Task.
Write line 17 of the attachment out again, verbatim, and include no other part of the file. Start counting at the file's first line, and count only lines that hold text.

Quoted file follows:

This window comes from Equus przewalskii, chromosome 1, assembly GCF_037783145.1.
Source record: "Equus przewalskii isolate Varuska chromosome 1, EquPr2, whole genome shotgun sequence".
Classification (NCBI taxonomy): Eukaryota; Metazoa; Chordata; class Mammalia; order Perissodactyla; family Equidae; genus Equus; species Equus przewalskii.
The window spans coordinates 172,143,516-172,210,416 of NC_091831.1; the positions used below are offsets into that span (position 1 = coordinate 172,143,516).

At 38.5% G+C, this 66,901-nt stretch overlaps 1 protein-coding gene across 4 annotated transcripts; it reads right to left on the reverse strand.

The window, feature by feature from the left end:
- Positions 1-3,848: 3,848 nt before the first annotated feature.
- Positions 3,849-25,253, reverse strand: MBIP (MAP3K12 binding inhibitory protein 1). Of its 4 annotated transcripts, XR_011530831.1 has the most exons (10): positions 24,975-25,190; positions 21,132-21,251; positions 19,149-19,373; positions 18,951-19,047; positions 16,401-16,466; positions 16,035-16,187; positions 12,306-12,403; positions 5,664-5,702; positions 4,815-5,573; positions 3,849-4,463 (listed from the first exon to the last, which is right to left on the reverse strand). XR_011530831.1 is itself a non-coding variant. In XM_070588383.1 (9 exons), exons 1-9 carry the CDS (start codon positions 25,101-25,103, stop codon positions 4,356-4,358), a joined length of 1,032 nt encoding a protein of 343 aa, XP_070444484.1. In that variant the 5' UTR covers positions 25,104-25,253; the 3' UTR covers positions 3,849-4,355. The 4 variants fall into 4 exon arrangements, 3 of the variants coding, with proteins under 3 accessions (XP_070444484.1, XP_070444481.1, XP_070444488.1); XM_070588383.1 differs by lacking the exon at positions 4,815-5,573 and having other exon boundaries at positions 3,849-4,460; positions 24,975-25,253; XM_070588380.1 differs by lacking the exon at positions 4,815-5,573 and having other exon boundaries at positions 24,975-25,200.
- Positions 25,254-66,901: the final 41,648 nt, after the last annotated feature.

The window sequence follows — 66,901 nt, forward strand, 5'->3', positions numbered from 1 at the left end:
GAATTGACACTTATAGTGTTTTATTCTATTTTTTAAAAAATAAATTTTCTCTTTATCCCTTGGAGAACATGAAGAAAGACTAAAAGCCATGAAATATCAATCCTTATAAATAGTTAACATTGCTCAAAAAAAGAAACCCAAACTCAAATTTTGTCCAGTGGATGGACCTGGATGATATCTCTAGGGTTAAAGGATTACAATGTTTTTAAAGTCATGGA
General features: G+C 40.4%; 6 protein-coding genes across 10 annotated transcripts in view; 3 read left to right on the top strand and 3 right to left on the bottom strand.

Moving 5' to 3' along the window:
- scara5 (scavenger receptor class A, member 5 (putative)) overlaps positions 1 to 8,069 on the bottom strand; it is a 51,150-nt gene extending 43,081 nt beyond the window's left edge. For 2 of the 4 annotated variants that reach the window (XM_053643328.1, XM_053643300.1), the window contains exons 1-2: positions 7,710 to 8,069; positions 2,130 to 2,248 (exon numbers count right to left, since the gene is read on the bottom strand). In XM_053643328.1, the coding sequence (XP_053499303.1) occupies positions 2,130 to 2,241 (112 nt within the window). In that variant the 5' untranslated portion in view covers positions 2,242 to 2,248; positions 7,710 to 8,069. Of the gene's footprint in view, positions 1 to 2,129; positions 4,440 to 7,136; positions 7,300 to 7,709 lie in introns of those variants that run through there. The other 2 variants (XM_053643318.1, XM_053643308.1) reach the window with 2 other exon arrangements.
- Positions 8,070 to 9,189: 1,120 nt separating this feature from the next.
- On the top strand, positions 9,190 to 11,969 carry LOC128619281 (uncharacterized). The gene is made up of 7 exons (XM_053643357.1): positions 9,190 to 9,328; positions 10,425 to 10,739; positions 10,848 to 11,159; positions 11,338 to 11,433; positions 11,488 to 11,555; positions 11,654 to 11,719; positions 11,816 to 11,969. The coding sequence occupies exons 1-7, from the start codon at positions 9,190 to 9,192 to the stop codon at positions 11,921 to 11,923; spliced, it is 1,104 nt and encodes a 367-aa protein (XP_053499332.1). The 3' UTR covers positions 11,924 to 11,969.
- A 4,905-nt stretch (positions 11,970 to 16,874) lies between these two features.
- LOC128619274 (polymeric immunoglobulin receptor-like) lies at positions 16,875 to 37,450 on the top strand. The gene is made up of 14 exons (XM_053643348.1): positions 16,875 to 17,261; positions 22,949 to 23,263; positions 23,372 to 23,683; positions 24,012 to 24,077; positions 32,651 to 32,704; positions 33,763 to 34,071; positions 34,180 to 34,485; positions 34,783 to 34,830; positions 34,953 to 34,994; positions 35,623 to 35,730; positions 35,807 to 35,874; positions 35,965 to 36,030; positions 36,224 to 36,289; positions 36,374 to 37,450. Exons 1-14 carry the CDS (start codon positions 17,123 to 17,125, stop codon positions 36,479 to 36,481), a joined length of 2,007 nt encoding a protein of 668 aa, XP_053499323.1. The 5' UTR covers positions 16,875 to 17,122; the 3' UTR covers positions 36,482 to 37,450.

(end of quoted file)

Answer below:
- A 4,905-nt stretch (positions 11,970 to 16,874) lies between these two features.